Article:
Hubble Space Telescope Goes Galactic Birdwatching

Barred Spiral Galaxy NGC 7496

Hubble Space Telescope image of the barred spiral galaxy NGC 7496, which lies over 24 million light-years away in the constellation Grus. Credit: ESA/Hubble & NASA, J. Lee and the PHANGS-HST Team, Acknowledgment: J. Schmidt

This image from the NASA/ESA Hubble Space Telescope shows the barred spiral galaxy NGC 7496, which lies over 24 million light-years away from Earth in the constellation Grus. This constellation, whose name is Latin for crane, is one of four constellations collectively known as the Southern Birds. The others are Pavo, Phoenix, and Tucana, which depict a peacock, phoenix, and toucan respectively. The rest of the night sky is also home to a flock of ornithological constellations, including an eagle (Aquilla), swan (Cygnus), crow (Corvus), and dove (Columba).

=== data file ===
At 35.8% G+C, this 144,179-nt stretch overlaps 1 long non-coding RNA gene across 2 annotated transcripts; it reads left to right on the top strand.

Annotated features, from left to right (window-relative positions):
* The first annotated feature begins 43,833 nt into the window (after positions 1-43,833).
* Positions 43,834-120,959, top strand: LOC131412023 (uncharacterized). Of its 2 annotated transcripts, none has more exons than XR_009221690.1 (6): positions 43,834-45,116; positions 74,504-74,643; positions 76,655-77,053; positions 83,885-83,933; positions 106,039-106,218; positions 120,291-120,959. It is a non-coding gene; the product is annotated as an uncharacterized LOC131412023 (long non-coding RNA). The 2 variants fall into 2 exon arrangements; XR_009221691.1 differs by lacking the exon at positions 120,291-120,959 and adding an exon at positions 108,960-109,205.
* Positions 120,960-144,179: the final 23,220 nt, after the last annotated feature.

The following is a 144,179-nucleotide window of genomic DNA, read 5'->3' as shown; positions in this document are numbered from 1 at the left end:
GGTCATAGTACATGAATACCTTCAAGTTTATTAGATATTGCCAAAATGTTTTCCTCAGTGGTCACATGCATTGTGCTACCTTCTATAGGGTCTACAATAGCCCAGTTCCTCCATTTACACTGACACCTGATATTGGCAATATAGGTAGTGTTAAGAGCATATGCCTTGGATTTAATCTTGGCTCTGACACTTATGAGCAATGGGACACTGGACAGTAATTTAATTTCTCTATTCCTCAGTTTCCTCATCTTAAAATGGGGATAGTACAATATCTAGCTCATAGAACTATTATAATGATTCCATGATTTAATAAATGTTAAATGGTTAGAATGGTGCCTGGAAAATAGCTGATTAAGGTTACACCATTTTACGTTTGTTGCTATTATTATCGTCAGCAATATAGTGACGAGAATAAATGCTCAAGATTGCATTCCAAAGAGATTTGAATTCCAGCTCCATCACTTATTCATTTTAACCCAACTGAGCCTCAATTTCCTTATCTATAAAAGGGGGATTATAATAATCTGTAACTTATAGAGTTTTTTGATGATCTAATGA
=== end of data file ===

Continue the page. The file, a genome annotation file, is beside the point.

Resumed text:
This Hubble image comes from a collection of observations delving into the relationship between young stars and the cold, dense clouds of gas in which they form. In addition to observations with Hubble’s Wide Field Camera 3 and Advanced Camera for Surveys, the astronomers behind this project gathered data using the Atacama Large Millimeter/submillimeter Array (ALMA), one of the largest radio telescopes in the world.

As well as shedding light on the speed and efficiency of star formation in a variety of galactic environments, this project is also creating a treasury of data incorporating both Hubble and ALMA observations. This treasure trove of data from two of the world’s most capable observatories will contribute to wider research into star formation, and help pave the way for future science with the James Webb Space Telescope.

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